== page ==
Confessions of a prototyper: Bus Pirate v1.5

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The Bus Pirate V2a and V2go weren’t the only design candidates for the Bus Pirate v2 series. Here’s a rendering of the Bus Pirate ‘v1.5’, a design that never saw the light of day. This Bus Pirate was meant to be completely portable. It has an LCD to display the terminal, and a keyboard jack to work with a roll-up rubber keyboard.

Here’s some of the differences between this version and the final v2 series.

  1. This design didn’t include software controlled pull-up resistors. It uses the jumper concept from v1a with SMD resistors.
  2. V1.5 included a Nokia LCD knock off, like the one SparkFun sells for $15. The LCD backlight needs 7volts, so the large SOT223 regulator behind the power supply is a LM317 set to 7volts. The LM317 also supplies the other regulators with 7volts, which is better than the 5V supply to 5volt regulators on the v2a and v2go.
  3. The six hole pattern seen on both sides of the PCB is for the PC keyboard connector. PC keyboards operate at 5volts, so this feature took two of only seven 5volt tolerant pins on the PIC24FJ64.

When we decided to manufacture the Bus Pirate, this design was too complicated and expensive. The code to run the LCD terminal and read the keyboard was big and made it hard to add new protocols. The knock-off Nokia LCDs are really inconsistent too, even different batches from SparkFun require different drivers. We minimized the design first to the v2a, then to the v2go.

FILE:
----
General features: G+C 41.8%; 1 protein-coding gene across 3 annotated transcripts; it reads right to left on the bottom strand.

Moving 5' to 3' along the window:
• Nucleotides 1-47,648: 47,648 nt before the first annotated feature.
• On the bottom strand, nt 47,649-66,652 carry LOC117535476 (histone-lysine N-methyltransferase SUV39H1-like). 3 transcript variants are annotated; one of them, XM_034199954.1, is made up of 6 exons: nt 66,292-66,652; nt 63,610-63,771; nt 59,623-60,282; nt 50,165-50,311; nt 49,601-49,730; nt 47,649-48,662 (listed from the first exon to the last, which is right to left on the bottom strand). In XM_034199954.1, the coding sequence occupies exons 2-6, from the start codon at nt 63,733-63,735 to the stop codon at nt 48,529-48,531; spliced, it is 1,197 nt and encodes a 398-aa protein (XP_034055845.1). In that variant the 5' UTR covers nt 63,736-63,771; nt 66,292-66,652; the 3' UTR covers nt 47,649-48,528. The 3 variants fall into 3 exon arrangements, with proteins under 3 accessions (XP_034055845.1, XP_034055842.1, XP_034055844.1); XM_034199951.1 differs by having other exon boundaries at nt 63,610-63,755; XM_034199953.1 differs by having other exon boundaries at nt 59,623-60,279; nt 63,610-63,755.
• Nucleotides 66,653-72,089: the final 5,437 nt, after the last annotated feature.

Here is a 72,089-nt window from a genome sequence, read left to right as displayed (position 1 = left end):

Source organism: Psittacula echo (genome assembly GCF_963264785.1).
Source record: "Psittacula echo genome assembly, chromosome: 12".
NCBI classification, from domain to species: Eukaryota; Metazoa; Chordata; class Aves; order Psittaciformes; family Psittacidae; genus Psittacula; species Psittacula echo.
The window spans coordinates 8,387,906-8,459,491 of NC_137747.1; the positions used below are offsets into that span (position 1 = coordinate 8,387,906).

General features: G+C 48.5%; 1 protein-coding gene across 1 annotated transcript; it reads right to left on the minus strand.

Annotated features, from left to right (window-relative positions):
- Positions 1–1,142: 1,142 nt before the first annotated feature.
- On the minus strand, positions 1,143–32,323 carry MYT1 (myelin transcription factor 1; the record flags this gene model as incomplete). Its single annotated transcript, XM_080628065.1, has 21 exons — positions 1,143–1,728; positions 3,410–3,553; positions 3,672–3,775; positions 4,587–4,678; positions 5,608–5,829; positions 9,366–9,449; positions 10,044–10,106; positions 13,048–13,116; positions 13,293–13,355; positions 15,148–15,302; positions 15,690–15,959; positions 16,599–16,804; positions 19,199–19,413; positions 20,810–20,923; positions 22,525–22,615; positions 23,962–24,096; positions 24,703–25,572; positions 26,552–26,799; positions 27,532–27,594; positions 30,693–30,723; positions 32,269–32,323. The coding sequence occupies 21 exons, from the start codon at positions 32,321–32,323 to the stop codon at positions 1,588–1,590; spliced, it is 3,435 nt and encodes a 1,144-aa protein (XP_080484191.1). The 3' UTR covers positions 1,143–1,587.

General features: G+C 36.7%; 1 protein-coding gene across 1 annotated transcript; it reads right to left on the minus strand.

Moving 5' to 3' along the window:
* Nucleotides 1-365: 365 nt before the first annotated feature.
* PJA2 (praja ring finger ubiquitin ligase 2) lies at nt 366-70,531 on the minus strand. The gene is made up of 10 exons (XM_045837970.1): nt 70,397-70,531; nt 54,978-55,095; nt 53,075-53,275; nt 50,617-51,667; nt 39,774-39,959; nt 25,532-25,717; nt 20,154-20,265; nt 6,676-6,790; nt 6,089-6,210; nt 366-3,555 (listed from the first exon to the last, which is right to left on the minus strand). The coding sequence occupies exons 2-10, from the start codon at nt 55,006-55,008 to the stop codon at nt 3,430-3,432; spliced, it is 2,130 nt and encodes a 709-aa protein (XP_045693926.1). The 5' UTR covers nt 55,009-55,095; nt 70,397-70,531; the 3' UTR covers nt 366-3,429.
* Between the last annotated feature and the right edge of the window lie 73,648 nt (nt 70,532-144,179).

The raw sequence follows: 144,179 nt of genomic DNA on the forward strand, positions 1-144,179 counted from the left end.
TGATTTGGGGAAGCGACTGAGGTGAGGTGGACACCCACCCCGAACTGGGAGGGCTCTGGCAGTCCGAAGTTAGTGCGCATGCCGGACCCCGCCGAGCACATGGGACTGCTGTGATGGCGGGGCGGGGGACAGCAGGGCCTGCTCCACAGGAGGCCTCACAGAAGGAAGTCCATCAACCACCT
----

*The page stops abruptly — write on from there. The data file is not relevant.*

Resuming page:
In the end, we’re really pleased with the v2go. In retrospect, however, there were a few changes that would have make the whole process smoother. These have been integrated into the updated Bus Pirate v3, which is an even cleaner design that should be easier to manufacture in quantity.

Prototype: Bus Pirate 3EEPROM explorer board

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This is an old version, see the latest version on the documentation wiki.

Now you’ve got one of Hack a Day’s Bus Pirates, what do you do with it? Learn about 1-wire, I2C, and SPI EEPROMs with the 3EEPROM explorer board (we pronounce it THREE-PROM, emphasis on the EE).

EEPROM is a type of memory chip that stores data without a continuous power supply. It’s useful for permanent data storage in small logger circuits, or holding custom pages in a mini web server. EEPROMs come in lots of sizes and protocols.

The 3EEPROM has three common EEPROM chips: the DS2431 (1-Wire), 24AA- (I2C), and 25AA- (SPI). All three were previously demonstrated on Hack a Day, but each demo uses a different version of the Bus Pirate hardware and firmware, its difficult for a beginner to follow using a Bus Pirate v2go.

Continue reading for an updated, step by step guide to using the DS2431, 24AA-, and 25AA- EEPROMs with the Bus Pirate v2go. We’ve also got the full session logs as text files so you won’t miss a single detail.

We can have 3EEPROM explorer board PCBs or kits produced at Seeed Studio. PCBs are about $10, kits are about $15, shipped worldwide. We need to organize a group purchase of 10 PCBs or 20 kits to get started. If you’re interested in a Bus Pirate, version 3 is coming.